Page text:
Don't confuse the requirement for correct history for a classic road car and the specifications needed for a pure competition car.
For a 'genuine' Cooper 'S' to have a high value and be considered as 'original' it should have the original V5 together with matching numbers of VIN and engine together with the correct age-related specification for all major components.
A true competition car will have a log book issued by the MSA or equivalent body, have some competition history and meet the requirements for the category of motor-sport into which it will be entered.
For most true competitors a Mini will be considered as a 'Cooper S' so long as it has a Mk.1 or Mk.2 bodyshell, twin-bolt front sub-frame, a proper 'S' block with a remote gear shift, 'S' brakes with 10" wheels, etc. It may well have been built up from parts as most race cars were in the 1960's. After all, why take a complete Cooper 'S' and strip everything out when one could buy, say, a damaged Mk.1 850 which has an identical basic bodyshell and sub-frames, and from that buy the specialised race parts needed and build a car which will both pass scrutineering and be competitive. Virtually all the Mini race teams built their cars from scratch using parts from BMCSpecial Tuning or Comps Dep't. This also applied to rally cars and rallycross cars as well as pure race cars.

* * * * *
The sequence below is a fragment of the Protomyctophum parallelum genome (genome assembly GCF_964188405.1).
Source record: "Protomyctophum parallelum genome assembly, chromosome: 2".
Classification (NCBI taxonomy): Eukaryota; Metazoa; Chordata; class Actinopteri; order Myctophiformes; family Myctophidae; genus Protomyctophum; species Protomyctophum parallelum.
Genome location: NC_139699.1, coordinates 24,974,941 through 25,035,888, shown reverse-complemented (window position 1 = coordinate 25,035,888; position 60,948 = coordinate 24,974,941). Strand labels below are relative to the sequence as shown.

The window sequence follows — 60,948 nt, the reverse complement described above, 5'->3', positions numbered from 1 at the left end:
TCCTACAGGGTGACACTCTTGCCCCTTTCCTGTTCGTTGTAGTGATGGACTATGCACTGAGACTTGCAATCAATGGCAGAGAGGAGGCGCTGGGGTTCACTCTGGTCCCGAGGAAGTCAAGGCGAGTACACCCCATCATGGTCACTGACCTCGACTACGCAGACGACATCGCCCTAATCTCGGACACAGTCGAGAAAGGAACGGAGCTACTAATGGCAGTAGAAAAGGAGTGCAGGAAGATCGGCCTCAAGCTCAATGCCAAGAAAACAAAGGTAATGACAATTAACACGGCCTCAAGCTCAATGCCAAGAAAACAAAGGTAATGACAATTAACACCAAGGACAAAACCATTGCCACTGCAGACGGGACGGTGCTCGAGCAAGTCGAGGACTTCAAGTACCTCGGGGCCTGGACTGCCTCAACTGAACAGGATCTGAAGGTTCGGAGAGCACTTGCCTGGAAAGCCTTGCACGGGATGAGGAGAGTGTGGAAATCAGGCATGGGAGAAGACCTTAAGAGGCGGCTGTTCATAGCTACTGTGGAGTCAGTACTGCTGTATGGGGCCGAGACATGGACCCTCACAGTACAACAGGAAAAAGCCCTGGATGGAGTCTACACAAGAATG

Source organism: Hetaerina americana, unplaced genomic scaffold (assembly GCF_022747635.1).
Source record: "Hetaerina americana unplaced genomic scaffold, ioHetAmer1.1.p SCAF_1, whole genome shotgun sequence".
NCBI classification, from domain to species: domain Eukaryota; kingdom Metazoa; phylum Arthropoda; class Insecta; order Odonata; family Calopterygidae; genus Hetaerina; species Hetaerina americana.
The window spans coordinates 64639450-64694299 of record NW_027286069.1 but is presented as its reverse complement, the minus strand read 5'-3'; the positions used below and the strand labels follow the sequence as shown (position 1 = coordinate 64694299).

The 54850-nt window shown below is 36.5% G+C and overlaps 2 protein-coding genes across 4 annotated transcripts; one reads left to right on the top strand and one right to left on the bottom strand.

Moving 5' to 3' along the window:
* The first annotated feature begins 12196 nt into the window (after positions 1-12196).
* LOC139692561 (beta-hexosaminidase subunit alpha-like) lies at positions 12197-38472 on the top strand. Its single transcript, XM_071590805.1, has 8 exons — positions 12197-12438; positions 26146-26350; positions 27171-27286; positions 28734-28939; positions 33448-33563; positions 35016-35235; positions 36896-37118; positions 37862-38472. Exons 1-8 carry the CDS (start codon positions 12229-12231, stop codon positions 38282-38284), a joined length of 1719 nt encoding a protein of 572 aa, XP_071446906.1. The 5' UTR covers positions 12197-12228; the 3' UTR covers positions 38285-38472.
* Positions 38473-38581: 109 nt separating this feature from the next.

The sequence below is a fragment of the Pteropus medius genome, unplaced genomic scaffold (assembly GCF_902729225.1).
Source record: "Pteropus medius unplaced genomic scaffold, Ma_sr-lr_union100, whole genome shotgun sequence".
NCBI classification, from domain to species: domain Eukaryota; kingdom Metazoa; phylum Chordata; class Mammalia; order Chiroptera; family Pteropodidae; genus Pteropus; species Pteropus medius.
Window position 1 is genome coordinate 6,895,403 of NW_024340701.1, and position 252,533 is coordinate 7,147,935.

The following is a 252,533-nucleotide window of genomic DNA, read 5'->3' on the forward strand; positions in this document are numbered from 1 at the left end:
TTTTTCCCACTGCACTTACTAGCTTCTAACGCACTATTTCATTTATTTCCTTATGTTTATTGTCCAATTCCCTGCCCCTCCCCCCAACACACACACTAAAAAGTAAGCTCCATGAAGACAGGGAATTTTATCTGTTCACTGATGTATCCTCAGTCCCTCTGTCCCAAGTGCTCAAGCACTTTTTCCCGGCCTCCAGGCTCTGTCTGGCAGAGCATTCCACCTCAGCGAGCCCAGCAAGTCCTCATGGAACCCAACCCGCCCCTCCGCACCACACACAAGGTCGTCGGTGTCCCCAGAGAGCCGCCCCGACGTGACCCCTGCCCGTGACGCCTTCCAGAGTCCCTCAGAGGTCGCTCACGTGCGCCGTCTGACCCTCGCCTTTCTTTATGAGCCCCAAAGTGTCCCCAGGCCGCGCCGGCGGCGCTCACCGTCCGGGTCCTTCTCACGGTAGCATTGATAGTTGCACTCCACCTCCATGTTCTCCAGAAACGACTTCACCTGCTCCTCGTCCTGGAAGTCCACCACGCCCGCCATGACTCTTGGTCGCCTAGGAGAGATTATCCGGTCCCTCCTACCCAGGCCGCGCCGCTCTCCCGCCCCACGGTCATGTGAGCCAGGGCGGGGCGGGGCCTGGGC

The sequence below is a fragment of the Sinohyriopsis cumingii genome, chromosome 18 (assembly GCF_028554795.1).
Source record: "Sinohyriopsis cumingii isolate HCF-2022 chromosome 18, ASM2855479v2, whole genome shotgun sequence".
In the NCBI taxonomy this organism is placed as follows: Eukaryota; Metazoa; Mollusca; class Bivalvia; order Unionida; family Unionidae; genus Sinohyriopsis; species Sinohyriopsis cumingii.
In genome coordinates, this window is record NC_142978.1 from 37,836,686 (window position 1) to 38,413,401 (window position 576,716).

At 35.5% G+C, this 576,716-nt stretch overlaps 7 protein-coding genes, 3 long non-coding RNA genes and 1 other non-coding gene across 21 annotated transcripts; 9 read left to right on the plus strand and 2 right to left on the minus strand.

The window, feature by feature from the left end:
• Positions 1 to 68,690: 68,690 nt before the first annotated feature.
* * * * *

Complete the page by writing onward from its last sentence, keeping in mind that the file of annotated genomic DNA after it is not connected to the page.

The car for sale here is most definitely a car which meets or met the race regulations of the day and it looks to be good value. Obviously one can't take such a car and put it on the road with a real 'S' V5 and it it was to be road registered it would likely get a 'Q' plate.
I hope this helps.